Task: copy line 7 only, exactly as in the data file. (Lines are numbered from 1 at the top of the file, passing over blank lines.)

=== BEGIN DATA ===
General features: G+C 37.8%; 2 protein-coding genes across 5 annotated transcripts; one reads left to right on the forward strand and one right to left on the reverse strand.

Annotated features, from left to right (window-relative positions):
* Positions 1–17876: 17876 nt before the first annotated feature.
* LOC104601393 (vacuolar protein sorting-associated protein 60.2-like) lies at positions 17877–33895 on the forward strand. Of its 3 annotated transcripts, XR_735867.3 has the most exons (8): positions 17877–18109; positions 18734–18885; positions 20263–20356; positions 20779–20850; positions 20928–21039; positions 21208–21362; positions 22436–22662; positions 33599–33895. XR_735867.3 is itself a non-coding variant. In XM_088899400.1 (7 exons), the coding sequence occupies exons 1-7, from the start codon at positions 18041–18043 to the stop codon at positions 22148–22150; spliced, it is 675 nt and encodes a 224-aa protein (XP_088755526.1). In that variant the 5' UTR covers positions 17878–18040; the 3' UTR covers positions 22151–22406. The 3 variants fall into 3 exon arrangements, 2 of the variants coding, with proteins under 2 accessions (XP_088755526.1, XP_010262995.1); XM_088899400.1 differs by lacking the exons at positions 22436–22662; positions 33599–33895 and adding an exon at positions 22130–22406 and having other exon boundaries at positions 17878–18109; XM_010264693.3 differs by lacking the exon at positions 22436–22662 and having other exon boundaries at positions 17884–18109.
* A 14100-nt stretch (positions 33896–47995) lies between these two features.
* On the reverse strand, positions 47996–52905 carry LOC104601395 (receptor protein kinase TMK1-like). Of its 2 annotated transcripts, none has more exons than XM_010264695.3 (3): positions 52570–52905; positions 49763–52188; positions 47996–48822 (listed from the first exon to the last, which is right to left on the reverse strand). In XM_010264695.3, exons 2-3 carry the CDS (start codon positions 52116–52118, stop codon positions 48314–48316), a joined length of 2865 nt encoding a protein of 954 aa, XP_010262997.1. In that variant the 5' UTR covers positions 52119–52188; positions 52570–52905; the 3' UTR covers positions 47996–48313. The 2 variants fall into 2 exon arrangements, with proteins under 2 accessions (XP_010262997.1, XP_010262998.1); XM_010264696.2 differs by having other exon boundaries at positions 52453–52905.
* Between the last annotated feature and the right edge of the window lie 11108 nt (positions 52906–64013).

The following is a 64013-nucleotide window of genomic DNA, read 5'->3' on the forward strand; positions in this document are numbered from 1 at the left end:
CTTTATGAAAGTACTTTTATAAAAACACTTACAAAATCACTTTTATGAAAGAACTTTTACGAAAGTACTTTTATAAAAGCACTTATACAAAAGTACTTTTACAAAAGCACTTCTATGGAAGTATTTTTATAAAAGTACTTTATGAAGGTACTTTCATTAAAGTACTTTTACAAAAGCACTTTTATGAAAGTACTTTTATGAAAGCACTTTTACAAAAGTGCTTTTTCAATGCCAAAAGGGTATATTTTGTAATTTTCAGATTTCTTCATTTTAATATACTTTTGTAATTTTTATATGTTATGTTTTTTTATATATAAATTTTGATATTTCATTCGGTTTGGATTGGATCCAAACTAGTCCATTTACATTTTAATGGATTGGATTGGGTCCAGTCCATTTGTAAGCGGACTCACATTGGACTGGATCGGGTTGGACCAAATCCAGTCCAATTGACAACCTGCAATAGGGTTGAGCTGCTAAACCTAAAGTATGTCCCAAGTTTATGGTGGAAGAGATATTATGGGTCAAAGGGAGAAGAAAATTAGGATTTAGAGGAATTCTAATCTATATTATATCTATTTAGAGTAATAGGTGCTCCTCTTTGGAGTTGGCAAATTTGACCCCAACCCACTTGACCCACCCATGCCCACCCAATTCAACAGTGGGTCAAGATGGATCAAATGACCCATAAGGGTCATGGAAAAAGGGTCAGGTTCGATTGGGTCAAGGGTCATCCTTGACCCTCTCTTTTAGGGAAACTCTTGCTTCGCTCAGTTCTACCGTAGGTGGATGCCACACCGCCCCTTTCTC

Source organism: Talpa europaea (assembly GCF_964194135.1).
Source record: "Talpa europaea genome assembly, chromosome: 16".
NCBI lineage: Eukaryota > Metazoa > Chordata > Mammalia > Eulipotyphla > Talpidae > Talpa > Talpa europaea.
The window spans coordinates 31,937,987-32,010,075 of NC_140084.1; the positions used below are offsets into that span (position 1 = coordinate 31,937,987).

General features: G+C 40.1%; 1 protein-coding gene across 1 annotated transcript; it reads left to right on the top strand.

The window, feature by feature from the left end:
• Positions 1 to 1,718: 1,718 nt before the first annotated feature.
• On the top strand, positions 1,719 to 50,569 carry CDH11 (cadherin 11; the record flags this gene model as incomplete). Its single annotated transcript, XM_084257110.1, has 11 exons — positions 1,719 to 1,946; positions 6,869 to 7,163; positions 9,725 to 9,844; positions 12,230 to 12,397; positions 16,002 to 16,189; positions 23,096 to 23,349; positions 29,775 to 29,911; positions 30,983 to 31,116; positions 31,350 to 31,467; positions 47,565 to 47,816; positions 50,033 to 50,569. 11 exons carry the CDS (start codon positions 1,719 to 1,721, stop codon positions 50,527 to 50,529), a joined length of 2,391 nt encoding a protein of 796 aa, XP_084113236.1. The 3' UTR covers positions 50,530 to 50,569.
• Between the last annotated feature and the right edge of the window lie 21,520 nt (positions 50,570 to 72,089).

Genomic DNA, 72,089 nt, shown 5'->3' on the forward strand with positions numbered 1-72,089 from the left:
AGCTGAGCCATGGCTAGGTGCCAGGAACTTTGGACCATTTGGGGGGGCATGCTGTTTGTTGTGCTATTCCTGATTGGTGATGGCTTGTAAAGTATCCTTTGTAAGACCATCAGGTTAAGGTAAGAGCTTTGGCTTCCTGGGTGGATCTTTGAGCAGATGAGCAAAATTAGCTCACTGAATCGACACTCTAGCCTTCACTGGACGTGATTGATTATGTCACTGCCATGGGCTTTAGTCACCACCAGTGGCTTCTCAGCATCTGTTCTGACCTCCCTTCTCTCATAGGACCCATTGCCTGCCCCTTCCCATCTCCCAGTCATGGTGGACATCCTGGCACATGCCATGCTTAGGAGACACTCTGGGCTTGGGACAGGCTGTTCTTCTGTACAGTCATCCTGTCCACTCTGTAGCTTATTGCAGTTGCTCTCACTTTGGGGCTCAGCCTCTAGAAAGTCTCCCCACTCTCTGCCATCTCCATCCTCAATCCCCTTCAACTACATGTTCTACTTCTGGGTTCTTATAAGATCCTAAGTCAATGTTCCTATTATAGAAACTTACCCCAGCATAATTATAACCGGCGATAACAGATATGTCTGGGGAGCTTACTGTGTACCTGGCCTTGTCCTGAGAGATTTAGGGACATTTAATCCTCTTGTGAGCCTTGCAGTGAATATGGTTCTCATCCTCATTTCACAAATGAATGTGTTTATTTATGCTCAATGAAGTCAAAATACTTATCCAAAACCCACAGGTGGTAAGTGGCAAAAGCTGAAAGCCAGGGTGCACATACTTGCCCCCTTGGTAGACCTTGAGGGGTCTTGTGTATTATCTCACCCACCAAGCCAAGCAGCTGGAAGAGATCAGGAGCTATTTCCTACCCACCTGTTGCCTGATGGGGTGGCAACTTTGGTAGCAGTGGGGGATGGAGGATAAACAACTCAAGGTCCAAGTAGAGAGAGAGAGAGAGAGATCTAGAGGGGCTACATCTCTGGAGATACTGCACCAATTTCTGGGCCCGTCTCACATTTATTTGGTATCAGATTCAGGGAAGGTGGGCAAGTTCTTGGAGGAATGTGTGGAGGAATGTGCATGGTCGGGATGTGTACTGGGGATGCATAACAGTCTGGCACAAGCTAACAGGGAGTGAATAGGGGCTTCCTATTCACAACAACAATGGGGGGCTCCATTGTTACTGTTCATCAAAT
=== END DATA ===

* Between the last annotated feature and the right edge of the window lie 11108 nt (positions 52906–64013).